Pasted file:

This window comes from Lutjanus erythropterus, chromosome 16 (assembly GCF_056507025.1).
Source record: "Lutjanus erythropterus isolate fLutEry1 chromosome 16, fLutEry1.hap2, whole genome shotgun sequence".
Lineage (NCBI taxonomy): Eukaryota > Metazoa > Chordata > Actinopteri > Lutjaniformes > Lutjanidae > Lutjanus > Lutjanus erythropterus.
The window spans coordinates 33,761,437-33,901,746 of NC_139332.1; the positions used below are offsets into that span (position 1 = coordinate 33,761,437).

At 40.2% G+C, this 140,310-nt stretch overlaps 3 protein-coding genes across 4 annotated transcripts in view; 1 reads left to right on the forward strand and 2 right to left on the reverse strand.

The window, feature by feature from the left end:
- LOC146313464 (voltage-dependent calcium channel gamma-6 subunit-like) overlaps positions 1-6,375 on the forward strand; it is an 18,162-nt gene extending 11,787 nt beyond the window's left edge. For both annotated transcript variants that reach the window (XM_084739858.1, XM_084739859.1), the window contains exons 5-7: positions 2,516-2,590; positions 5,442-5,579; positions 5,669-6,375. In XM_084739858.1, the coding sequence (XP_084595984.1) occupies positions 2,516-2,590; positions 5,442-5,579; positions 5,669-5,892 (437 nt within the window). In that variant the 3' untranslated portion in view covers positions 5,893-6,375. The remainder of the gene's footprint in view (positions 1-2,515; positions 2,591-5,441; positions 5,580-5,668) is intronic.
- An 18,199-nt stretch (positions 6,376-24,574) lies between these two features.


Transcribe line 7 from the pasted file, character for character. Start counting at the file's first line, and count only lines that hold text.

- LOC146313464 (voltage-dependent calcium channel gamma-6 subunit-like) overlaps positions 1-6,375 on the forward strand; it is an 18,162-nt gene extending 11,787 nt beyond the window's left edge. For both annotated transcript variants that reach the window (XM_084739858.1, XM_084739859.1), the window contains exons 5-7: positions 2,516-2,590; positions 5,442-5,579; positions 5,669-6,375. In XM_084739858.1, the coding sequence (XP_084595984.1) occupies positions 2,516-2,590; positions 5,442-5,579; positions 5,669-5,892 (437 nt within the window). In that variant the 3' untranslated portion in view covers positions 5,893-6,375. The remainder of the gene's footprint in view (positions 1-2,515; positions 2,591-5,441; positions 5,580-5,668) is intronic.